Activists in Chicago and Los Angeles have criticized the Chicago Police Department's decision to hire former LAPD Chief Charlie Beck as interim superintendent, citing a controversial policing program and his handling of issues involving minorities.
Beck, who will take over when CPD Supt. Eddie Johnson retires at the beginning of 2020, toured the 7th District Police Headquarters on Saturday along with Johnson and Chicago Mayor Lori Lightfoot.
In an open letter to Chicago residents, Black Lives Matter of Los Angeles condemned Beck for "rolling out a predictive policing program" that the organization claimed "enabled the heightened surveillance and criminalization of black and brown communities."
The activist group also contended LAPD became the "most murderous police department in the nation" with 45 officer-involved shootings and in-custody deaths in 2017.
Johnson and Lightfoot painted a much different picture, calling Beck a "man of integrity," and pointed out that strategies used by the former LAPD chief are also responsible for a 52% crime drop in Chicago's 7th District.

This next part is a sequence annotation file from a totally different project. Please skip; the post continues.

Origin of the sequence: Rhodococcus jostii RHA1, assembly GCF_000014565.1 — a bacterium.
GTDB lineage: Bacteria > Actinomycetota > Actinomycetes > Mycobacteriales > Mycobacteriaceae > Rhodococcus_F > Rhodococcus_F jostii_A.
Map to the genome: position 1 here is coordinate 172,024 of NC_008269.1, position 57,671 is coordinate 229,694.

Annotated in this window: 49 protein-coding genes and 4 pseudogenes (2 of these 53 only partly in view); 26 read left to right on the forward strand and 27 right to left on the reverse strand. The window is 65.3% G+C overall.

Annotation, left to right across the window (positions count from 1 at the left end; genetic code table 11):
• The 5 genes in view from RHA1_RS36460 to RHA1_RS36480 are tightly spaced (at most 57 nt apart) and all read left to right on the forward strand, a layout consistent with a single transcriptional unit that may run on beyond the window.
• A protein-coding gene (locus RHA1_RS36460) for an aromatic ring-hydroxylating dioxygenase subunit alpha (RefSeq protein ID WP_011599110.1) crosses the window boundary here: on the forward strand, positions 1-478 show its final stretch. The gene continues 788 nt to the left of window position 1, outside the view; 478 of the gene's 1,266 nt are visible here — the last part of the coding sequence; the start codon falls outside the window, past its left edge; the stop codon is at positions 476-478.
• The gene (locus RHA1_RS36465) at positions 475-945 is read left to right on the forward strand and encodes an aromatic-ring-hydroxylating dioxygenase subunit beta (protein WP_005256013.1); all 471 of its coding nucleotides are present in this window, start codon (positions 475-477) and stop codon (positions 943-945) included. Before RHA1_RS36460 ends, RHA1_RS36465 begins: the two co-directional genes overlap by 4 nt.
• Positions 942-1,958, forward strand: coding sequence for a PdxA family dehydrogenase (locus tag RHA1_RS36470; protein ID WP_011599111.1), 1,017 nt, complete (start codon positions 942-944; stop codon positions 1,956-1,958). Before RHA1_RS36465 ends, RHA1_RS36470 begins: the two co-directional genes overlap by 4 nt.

"I think he’s got, again, a record and a legacy of bridging a divide between community that’s really admirable," Lightfoot previously said in touting Beck's history as chief in LA. "This is a guy who knows how to get something done."
Mark Carter, a Chicago activist who previously organized Black Friday protests on Michigan Avenue, promised even more protests after learning about the Black Lives Matter letter concerning Beck.
"He gets the best credit in the world if he would get on a plane, and go back to California," Carter said.
Despite the criticism, city officials are still standing firm on their decision.
"When you're in a high profile public position, specifically a chief, you're going to get criticism," Mayor Lightfoot said. "It just comes with the territory."